[0002] Motor oil, also known as engine oil, lubricates all the moving parts of the engine by providing a protective film that reduces wear and friction. It also helps keep engine parts clean and free from harmful deposits, such as soot, carbon, varnish and sludge. Oil helps protect against rust and corrosion, and provides a seal between moving parts. Finally, oil cools the engine, by removing excessive heat from the combustion area and down into the oil pan.

[0003] Even the best motor oil can only do all of these jobs effectively for a limited time, which means it is essential that the oil is changed at periodic intervals. Typically, the oil is drained from the engine and wholly replaced. A typical modern vehicle will hold about 4 to 10 litres of oil.

[0004] Changing the oil is an inconvenient procedure for most drivers and is typically performed at service stations, dedicated oil change facilities and auto repair shops. A driver will often neglect to change the oil on the vehicle for extended periods of time beyond recommended oil change intervals, leading to unnecessary engine wear. Therefore, an engine undergoes a cyclical routine of alternating between clean motor oil and very dirty oil during its operating life. As well, when used oil is replaced, a significant amount of dirty oil remains in the engine and immediately contaminates fresh oil as it is added.

[0005] Synthetic motor oils have been developed which provide longer service intervals between oil changes, however, synthetic oils are significantly more expensive than conventional motor oils.

[0006] Therefore, there is a need in the art for a system and method of continuously replacing motor oil in an internal combustion engine which obviates the need or frequency of motor oil changes.

SUMMARY OF INVENTION

[0007] present invention may comprise a system for continuously replacing motor oil in an internal combustion engine including an oil pump, said system comprising:(a) a crankcase attachment for receiving the output of the oil pump;(b)oil filter means for filtering oil received from the crankcase attachment;(c)an oil return line for returning filtered oil to the motor;(d)an oil replacement cylinder comprising an internal piston which separates a new oil portion and a used oil portion;(e)an oil bleed line having a flow control valve for bleeding a portion of the oil received from the crankcase attachment to the used oil portion of the cylinder; and(f)an oil replacement line connected to the new oil portion of the cylinder and to the motor.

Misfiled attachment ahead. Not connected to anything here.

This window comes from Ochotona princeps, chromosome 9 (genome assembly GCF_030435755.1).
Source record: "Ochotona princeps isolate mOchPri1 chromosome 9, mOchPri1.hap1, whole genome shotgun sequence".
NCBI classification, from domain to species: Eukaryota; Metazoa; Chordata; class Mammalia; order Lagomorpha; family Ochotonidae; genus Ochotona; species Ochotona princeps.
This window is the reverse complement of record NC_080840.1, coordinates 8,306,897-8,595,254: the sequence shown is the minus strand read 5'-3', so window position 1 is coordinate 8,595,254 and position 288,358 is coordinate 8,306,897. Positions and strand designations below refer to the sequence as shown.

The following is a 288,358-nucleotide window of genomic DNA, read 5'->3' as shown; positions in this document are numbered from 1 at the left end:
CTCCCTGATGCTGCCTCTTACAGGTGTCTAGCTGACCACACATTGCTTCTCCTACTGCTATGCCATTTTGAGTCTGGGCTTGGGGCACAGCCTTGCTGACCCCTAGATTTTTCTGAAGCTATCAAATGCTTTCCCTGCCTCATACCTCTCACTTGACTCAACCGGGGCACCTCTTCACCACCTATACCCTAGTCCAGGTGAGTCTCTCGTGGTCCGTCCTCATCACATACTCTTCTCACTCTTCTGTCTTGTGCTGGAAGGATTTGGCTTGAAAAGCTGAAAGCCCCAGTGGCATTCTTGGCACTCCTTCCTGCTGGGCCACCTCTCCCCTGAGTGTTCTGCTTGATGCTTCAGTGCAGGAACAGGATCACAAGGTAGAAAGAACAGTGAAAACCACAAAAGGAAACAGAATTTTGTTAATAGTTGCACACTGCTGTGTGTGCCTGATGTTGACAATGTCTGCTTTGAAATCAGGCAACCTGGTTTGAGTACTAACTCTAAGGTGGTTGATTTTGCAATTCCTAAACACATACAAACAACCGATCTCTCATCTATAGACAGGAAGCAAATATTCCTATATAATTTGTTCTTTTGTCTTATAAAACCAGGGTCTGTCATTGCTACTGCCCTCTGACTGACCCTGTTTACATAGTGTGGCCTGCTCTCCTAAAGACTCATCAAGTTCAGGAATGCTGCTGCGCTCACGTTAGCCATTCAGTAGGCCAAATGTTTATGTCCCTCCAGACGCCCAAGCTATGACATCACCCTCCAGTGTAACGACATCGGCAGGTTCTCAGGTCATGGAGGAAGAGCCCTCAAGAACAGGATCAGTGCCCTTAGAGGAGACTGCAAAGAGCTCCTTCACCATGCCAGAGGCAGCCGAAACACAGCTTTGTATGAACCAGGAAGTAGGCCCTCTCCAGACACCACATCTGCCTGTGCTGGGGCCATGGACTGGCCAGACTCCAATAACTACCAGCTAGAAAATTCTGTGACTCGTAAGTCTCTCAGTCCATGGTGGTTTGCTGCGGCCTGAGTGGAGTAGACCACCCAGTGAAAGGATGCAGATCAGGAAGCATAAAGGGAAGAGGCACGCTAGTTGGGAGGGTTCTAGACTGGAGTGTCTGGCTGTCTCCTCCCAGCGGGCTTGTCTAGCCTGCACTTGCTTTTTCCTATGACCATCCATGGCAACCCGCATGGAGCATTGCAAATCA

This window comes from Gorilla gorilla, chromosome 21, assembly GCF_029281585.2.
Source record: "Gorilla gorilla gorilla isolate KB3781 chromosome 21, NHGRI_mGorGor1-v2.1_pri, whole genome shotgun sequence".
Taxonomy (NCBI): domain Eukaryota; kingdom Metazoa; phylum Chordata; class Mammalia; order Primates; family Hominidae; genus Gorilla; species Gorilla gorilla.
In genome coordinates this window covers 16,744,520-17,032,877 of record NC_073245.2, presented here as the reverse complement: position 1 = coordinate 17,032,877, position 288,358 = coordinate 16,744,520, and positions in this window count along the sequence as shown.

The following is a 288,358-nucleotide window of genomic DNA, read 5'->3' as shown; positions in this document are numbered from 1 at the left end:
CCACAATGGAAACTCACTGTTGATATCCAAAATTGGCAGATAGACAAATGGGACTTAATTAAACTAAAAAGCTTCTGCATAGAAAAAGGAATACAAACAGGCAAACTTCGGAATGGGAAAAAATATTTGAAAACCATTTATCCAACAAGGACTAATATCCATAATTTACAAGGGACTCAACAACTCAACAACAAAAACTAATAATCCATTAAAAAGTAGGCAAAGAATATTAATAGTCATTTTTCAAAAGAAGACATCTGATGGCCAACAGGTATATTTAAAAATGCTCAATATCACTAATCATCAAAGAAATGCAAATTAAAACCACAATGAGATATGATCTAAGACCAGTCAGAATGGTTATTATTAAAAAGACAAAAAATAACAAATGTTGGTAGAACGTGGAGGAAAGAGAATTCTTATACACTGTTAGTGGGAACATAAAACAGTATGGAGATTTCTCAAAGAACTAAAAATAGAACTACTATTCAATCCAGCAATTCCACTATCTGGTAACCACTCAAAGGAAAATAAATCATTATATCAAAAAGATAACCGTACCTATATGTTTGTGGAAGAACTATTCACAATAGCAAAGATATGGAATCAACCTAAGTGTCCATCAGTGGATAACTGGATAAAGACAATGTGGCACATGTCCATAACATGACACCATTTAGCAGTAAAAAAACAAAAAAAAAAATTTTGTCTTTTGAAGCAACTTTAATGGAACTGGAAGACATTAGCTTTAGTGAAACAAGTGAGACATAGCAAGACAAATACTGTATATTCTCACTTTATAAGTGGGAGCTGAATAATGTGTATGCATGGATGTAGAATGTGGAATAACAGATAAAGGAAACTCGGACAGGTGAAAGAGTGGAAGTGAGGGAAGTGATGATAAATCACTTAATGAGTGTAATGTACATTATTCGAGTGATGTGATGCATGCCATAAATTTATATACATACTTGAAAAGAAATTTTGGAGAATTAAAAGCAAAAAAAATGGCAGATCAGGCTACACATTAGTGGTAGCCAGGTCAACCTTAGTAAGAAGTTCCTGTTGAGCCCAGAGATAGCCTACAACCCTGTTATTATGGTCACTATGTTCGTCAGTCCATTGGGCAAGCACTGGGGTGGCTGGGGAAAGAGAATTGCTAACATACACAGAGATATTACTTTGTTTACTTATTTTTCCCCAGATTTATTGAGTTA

[0008] In one embodiment, the piston comprises a used oil seal and a new oil seal and a buffer zone separating the used oil seal and the new oil seal. The buffer zone may be filled with new oil. The flow control valve may comprise a needle valve and may further comprise a drip assembly for visually monitoring flow rate and function. The system may further comprise a low oil monitor switch operatively connected to the cylinder and activated by the piston when the piston approaches the new oil end of the cylinder and a warning light operatively connected to the low oil monitor switch.

[0009] In one embodiment, the system may comprise a low capacity crankcase.

[0010] In one embodiment, there are two oil replacement cylinders, wherein a first oil replacement cylinder receives used oil and a second oil replacement cylinder expels new oil and the first and second cylinders are interconnected by a line which contains buffer displacement fluid.

[0011] In another aspect, the invention may comprise a method of continuously replacing motor oil in an operating internal combustion engine including a crankcase and an oil pump, comprising the steps of:(a)reducing the volume of the oil in the crankcase by at least about 25%;(b)providing a crankcase attachment for receiving the output of the oil pump; oil filter means for filtering oil received from the crankcase attachment; an oil return line for returning filtered oil to the motor; an oil replacement cylinder comprising an internal piston dividing the cylinder into a new oil portion and a used oil portion; an oil bleed line having a flow control valve for bleeding a portion of the oil received from the crankcase attachment to the used oil portion of the cylinder; and an oil replacement line connected to the new oil portion of the cylinder and to the motor; and(c)diverting a portion of the oil pump output to the oil replacement cylinder and thereby displacing new oil out of the cylinder and into the motor.

[0012] Preferably, the oil volume is reduced to the point where rate of new oil replenishment at least offsets the rate of contamination of the oil. The greater the reduction in volume, the greater the rate of replenishment, as a proportion of the oil volume. Therefore, the oil volume may be reduced by at least about 50% and more preferably the oil volume is reduced by at least about 75%. The crankcase may be modified with a low volume oil sump.